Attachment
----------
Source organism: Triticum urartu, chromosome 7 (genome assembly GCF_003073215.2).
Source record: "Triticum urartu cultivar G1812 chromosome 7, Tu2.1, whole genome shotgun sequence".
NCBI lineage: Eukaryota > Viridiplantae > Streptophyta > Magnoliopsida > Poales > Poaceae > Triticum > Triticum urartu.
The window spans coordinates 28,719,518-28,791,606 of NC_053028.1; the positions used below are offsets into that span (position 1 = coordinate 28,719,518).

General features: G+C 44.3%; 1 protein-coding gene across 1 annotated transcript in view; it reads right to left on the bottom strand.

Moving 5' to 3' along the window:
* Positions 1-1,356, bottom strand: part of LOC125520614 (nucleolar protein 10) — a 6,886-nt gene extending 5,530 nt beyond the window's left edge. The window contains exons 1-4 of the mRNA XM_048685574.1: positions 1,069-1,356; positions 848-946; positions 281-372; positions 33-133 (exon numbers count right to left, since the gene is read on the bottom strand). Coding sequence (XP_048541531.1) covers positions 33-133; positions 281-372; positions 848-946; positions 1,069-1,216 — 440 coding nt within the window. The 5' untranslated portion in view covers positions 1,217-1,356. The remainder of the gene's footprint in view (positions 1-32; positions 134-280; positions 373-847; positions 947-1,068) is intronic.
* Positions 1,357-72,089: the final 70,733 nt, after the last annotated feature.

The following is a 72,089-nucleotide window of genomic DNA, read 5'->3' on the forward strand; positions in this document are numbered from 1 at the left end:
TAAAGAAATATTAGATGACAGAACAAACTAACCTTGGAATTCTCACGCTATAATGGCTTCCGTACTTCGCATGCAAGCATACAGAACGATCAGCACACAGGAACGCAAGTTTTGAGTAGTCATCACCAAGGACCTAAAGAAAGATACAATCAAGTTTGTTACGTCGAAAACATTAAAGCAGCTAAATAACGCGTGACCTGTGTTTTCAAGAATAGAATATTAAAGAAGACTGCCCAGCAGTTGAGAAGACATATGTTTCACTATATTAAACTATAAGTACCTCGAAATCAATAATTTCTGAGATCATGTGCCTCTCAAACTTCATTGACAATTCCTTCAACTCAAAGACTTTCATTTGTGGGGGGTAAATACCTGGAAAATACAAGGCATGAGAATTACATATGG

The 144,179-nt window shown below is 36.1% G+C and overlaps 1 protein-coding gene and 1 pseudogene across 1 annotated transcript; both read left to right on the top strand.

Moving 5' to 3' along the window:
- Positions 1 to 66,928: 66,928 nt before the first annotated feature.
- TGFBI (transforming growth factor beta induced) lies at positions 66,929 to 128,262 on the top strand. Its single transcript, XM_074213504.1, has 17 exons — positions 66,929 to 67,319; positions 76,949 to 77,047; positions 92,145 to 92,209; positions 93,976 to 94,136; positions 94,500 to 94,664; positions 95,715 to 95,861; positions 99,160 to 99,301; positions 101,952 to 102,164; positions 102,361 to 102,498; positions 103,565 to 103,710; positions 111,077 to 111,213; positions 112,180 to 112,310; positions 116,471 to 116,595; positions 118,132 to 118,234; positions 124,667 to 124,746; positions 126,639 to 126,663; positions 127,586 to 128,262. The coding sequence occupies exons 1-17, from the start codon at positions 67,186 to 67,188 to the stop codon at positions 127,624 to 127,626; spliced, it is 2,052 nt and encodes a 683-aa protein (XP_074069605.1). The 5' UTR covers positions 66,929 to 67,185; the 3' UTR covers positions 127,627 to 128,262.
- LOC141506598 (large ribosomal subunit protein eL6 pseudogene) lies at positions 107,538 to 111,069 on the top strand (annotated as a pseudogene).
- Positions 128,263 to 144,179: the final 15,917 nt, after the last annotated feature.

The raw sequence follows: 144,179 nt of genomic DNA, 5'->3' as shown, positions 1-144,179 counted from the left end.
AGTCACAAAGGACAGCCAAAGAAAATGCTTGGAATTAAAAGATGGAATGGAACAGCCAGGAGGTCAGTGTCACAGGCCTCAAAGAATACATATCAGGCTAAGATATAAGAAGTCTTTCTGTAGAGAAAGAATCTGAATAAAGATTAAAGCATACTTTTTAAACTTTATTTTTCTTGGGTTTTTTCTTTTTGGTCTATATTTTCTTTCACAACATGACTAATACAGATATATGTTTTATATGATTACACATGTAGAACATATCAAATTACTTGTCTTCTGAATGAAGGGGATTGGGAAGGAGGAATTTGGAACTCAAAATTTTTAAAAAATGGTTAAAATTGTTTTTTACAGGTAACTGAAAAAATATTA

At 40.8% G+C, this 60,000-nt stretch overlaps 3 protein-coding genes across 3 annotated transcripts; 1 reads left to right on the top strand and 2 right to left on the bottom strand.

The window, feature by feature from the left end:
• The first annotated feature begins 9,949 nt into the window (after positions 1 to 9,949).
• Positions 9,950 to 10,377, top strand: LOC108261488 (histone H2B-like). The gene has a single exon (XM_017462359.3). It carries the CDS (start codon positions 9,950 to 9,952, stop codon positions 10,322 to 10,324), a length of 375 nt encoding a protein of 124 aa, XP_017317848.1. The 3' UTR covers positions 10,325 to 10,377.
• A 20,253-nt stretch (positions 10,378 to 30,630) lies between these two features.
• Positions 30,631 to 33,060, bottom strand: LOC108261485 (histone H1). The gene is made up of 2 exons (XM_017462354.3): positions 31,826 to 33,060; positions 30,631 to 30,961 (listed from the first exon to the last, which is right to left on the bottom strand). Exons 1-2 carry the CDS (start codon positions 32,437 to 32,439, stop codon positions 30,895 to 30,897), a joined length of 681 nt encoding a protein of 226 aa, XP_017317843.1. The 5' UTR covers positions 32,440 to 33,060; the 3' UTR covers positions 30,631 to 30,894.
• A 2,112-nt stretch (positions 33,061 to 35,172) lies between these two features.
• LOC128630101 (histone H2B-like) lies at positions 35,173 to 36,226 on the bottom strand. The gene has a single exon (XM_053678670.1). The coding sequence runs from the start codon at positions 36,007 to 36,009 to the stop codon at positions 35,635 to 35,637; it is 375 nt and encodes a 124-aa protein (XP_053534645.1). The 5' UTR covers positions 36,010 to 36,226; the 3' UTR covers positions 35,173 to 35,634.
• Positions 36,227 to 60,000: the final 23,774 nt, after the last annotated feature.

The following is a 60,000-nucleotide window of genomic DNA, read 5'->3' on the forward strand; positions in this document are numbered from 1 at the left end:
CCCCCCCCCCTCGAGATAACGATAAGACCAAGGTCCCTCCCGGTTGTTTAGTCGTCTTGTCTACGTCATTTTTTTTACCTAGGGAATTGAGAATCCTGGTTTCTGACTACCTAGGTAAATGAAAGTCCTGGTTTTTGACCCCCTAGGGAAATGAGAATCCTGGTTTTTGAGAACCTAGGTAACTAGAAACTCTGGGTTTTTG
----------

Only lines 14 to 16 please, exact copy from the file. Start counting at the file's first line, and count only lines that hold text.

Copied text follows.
- TGFBI (transforming growth factor beta induced) lies at positions 66,929 to 128,262 on the top strand. Its single transcript, XM_074213504.1, has 17 exons — positions 66,929 to 67,319; positions 76,949 to 77,047; positions 92,145 to 92,209; positions 93,976 to 94,136; positions 94,500 to 94,664; positions 95,715 to 95,861; positions 99,160 to 99,301; positions 101,952 to 102,164; positions 102,361 to 102,498; positions 103,565 to 103,710; positions 111,077 to 111,213; positions 112,180 to 112,310; positions 116,471 to 116,595; positions 118,132 to 118,234; positions 124,667 to 124,746; positions 126,639 to 126,663; positions 127,586 to 128,262. The coding sequence occupies exons 1-17, from the start codon at positions 67,186 to 67,188 to the stop codon at positions 127,624 to 127,626; spliced, it is 2,052 nt and encodes a 683-aa protein (XP_074069605.1). The 5' UTR covers positions 66,929 to 67,185; the 3' UTR covers positions 127,627 to 128,262.
- LOC141506598 (large ribosomal subunit protein eL6 pseudogene) lies at positions 107,538 to 111,069 on the top strand (annotated as a pseudogene).
- Positions 128,263 to 144,179: the final 15,917 nt, after the last annotated feature.